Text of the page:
Mitsubishi Pajero Sport driven | TopCar | Catalog-cars

Mitsubishi Pajero Sport driven | TopCar

16 Jan 2015 | Author: | Comments Off on Mitsubishi Pajero Sport driven | TopCar

Mitsubishi Pajero

Sport driven

September 4, 2013

The bakkie-based SUV segment is a tough-one in which to compete. It’s clear from the sales figures that the Hilux-based Fortuner is South Africa’s favourite (makes sense, given how popular the Hilux is) and the that car has dominated the segment since its inception.

One of its rivals, I feel, has always got a bit of a bum rap. And that’s the Mitsubishi Pajero Sport.

See, I think it’s the best-looking of the lot, with the Ford Everest’s ungainly lines and the Hilux’s dated appearance only adding fuel to that fire. Since things kicked off and the battle was basically between the three aforementioned vehicles, the segment has grown a little, including Chevrolet’s Isuzu KB-based Trailblazer. Even so, though, why is Mitsubishi’s market share so small?

Well, part of it is undoubtedly the fact that the brand doesn’t offer a 4#215;2 option, which makes up 73% of the segment, though it will be introduced imminently.

So, with that, Mitsubishi thought it time to upgrade its 4#215;4 offering, and though visually it remains quite similar (there are differences in the grille, bumper and taillight clusters, and door handles and wing mirrors are now colour coded), it has been mechanically upgraded and the specification offering has been enhanced. Those mechanical upgrades are quite important, as it is the area in which I feel the Pajero Sport always fell shorter than its rivals. It was a bit agricultural to drive, and a little refinement could have gone a long way.

Given that only two per cent of the segment is petrol powered, as before, Mitsubishi has chosen to go only with diesel power for the Pajero Sport, and the new 2.5-litre engine is a significant improvement over the old 3.2-litre one. It boasts a best-in-class 131kW (11kW up on the 3.2) and churns out 400Nm of torque in the manual derivative, which is an impressive 57Nm more than before. The automatic delivers 350Nm.

But more than the power and torque hikes (as well as the efficiency benefits of the smaller engine), it feels much smoother and more refined than before. There’s also a new automatic transmission, this time with five speeds as opposed to the previous auto ’box’s four cogs and it, too, is much more refined. All of this means that the Pajero Sport offers a smoother drive on road.

Over and above the improved on-road performance, there’s plenty of safety and comfort spec on offer. Six airbags and a host of safety acronyms, including ABS, EBD, BAS and TC make up the safety side, while the convenience spec comprises rain-sensing wipers, light-sensing HID lamps, park distance control, a rearview camera and a touch-screen infotainment unit. Then, of course there’s the practical seven-seat layout where the third row folds into the floor (much more practical than rivals that have the seats fold up the side of the cargo area).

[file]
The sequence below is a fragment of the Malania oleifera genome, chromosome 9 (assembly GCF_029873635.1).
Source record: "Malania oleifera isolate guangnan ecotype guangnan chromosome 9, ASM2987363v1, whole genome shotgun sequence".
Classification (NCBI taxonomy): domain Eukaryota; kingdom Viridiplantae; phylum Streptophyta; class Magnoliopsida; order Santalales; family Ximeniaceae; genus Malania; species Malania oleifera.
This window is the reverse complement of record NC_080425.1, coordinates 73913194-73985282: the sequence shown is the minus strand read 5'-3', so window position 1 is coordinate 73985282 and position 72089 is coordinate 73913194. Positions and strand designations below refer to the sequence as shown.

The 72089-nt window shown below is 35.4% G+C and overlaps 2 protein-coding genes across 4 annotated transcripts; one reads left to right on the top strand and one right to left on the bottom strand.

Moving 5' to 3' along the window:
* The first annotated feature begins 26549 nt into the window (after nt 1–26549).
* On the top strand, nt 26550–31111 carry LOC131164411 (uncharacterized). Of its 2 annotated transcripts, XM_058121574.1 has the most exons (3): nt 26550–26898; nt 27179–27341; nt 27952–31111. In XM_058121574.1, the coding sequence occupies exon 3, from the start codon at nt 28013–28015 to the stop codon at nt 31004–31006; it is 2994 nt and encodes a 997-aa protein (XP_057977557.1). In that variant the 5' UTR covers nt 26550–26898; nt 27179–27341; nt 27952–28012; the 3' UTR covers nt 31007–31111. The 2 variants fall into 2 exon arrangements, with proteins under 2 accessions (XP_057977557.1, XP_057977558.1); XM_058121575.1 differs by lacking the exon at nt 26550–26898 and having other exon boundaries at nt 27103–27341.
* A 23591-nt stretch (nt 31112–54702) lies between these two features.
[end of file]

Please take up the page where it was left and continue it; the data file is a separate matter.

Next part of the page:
While specification may impress, the interior itself does not. There are too many different kinds of trim and that old stripey dashboard material still hasn’t changed. Although the quality itself is acceptable, the design and materials are not, and that is one area in which the Pajero Sport lets itself down.

However, being an SUV, it can’t be judged purely on its on-road ability and comfort. Luckily, the Pajero Sport was given the opportunity to prove itself off the beaten track at De Wildt, where it did just that. Numerous steep and slippery climbs, massive wheel articulation obstacles and a variety of other challenges posed no problems for the Pajero Sport.

It was able to dispatch the obstacles and, although not always with ease, every car in the convoy completed the challenges.

To further enhance the appeal of the new Pajero Sport, Mitsubishi has priced it at the lower end of the segment’s spectrum, even though it offers features closer to those available for around R50 000 more. The manual starts at R435 900, which is R10 000 more than the cheapest Everest, but the automatic is only R10 000 more than that, which is cheaper than the higher-spec Everest and significantly more affordable than the dated, lower-spec segment leader.

To be perfectly honest, all the SUVs in this segment are rather similar. They don#8217;t offer fantastic on-road ability (owed to their bakkie underpinnings) and are all fairly equally capable off road, and the Pajero Sport, with its low-range transfer case and locking centre and rear diffs, is not any better than, say, a Fortuner in that environment. However, as a value offering it impresses more than its rivals and it balances price, spec and ability well to offer an enticing package.

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